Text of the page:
Is your bank balance keeping you awake at night? You should know you’re not alone! A 2017 study from Barclaycard showed that a whopping 63% of SME decision-makers worry about their business’ cash flow. That’s a lot of sleepless people.
Cash is king in any business. We hear this expression over and over again but what does it mean? Let’s start by looking at what cash is not.
Cash is neither the value of the sales you’ve made nor your profit margin. In fact, it’s much simpler than either of those. Cash is the money you have in your bank account available to spend right now. You can make all the sales in the world but if you’ve not received payment for them then you have no cash to spend on your own business.
Cash flow is the movement of money in and out of your business. Have more moving out than in at any given time and you’re in trouble. Have the same coming in as you have going out and you’re surviving. But that’s all you’re doing. So it stands to reason that to thrive (and sleep well at night) rather than survive you need to have more coming in than going out. But how to make that happen?
Well – it’s not only about making more sales – though that helps. What’s important is that you get paid for those sales. You’ve heard the old adage about speculating to accumulate? In that vein, you might need money to first go out and make those sales happen. Here are four simple things you can do to improve the cash flow in your business.
1. Shorten your payment terms
How long do you give your customers to pay?
There are two types of payment terms:
• Those that you agreed with your customer in advance and that show on your invoice.
• Those that you allow your customer to take.
In the first instance, check that your agreed payment terms are in keeping with your industry. If they are much longer than the standard then pull them in a bit. If you’re offering thirty days but industry standard is seven days that’s twenty-three days’ worth of cash that you don’t have in your business that your competitors do. It’s also twenty-three days’ worth of cash in your customer’s bank account not yours.
With payment terms sorted put some structure around chasing for payment of your invoices and stick to it. Chase early and often and use the phone. Don’t hide behind email. If this is something that either makes you uncomfortable or you don’t time for then outsource it to a professional.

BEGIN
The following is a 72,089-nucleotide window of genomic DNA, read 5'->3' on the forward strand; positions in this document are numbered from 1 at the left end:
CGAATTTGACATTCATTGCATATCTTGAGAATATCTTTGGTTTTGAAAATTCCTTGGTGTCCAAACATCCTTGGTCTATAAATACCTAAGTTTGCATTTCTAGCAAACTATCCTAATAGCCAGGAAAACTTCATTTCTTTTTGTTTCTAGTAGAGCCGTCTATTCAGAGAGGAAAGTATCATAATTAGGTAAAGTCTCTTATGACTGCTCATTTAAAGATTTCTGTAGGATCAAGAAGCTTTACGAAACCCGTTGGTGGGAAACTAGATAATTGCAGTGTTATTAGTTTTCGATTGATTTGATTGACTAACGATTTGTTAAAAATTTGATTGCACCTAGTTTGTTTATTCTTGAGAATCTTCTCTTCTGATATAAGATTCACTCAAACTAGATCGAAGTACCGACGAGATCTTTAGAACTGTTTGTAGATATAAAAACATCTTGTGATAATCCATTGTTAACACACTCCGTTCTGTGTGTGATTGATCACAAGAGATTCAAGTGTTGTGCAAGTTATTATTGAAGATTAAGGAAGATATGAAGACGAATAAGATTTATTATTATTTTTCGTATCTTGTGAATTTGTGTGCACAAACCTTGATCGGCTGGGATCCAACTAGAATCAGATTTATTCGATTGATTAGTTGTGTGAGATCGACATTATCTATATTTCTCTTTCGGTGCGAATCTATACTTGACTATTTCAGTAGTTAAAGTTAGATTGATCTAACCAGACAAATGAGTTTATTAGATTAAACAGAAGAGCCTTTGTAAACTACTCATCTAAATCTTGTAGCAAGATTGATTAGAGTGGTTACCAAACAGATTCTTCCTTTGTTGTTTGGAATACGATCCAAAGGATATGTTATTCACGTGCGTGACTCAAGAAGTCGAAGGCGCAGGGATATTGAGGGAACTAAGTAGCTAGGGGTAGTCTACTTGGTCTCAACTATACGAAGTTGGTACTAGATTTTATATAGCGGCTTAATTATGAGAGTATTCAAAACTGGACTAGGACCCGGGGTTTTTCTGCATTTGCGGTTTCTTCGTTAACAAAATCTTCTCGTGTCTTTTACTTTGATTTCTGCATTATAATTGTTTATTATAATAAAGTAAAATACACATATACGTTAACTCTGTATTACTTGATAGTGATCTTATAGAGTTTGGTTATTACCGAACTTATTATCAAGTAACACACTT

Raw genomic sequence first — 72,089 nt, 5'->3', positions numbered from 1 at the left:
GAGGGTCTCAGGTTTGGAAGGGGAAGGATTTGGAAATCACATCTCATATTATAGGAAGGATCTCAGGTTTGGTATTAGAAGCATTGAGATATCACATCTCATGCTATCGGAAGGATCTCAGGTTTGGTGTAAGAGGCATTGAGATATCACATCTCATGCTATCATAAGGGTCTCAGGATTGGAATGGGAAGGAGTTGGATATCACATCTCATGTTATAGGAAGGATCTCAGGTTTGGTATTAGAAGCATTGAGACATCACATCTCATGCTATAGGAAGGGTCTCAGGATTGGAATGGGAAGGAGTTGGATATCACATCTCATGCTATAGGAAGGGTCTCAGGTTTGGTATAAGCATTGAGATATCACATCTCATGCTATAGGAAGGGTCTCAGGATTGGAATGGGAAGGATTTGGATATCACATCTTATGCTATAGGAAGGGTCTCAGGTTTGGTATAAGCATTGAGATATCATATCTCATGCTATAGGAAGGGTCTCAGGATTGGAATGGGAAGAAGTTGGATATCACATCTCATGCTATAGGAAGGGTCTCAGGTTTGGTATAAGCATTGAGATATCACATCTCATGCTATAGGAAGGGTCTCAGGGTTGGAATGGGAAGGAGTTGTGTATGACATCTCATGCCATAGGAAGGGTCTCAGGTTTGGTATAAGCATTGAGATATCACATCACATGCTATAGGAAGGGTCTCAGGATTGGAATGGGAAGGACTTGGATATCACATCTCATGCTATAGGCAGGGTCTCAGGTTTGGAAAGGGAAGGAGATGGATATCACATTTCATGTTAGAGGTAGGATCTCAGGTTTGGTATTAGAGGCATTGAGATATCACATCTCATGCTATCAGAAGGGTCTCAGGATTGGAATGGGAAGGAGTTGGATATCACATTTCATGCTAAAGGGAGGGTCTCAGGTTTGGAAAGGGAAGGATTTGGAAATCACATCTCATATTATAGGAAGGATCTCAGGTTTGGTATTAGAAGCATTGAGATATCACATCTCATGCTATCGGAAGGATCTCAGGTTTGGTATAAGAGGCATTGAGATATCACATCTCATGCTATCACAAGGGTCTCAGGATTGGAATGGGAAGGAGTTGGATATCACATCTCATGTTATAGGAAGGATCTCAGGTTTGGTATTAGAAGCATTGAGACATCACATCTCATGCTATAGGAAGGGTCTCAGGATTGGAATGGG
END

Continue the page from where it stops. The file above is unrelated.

Finally, if you have that one big client who insists on longer payment terms make sure you have enough smaller customers on shorter terms to keep the cash circulating through your business. Take care not to neglect them in favour of the big client. Get out there and find more of them so you’re not reliant on the income from that one big client. As the saying goes, don’t put all your eggs in one basket!
2. Don’t bite off more than you can chew
While we’re talking in idioms, resist the urge to bite off more than you can chew. Taking on big orders is great, but you need to be able to fulfil them. And that may mean spending money before you can do so. Always consider your bank balance verses the cost of that sale. Can you meet the cost of that sale and still be able to pay all your other bills? Borrowing, such as using an overdraft, is an option but has a cost associated with it. Can you meet that cost? Is it built into the price you are charging for that big order?
Overtrading can kill a business with frightening speed as this LinkedIn article, Death by Cash Flow, by Declan Flood demonstrates.
3. Don’t spend the money before you’ve got it
It’s always tempting when you get a new client, to spend money you think you’re going to earn from them before you’ve even earnt it! Most small business owners have a shopping list as long as their arm for when they have the money. But remember, it’s not in your bank account yet so don’t give in to the temptation to spend it.
4. Have a cash flow forecast
It may not be as exciting as other things you could be doing for your business. But maintaining a cash flow forecast and tracking actual cash flow against it is an essential tool for any business.
You don’t have to make it complicated. A simple prediction of paid sales and all expenses that you expect to pay for the month (including PAYE or drawings) is all you need. Base your sales figures on when you expect payment not the point of sale. The difference between the money you expect to receive and the money you expect to spend is your cash inflow – hopefully not outflow!
Remember to factor in late payments when predicting cash coming in from sales. If a customer has always paid you late in the past it’s dangerous to base your cash management on the assumption they will pay on time on this occasion!
You then need to compare your forecast to the actual payments received and payments made for the month. Monitoring the actual cash in and out allows you to create more accurate predictions for future months.
The example below shows how, even with a positive cash flow forecast, a negative cash flow resulted.
You can use this to look to see if you’re spending too much in a particular area, and if you need to tighten up your credit control processes or if sales of certain products or services are underperforming.
Don’t only forecast for the immediate month ahead. Create your forecast for the year ahead and keep it up to date. This will help you to plan for growth and larger expenditure.
With all that in mind I venture to suggest that the ‘Cash is King’ expression would work better expanded to ‘Cash flow is king in any business!’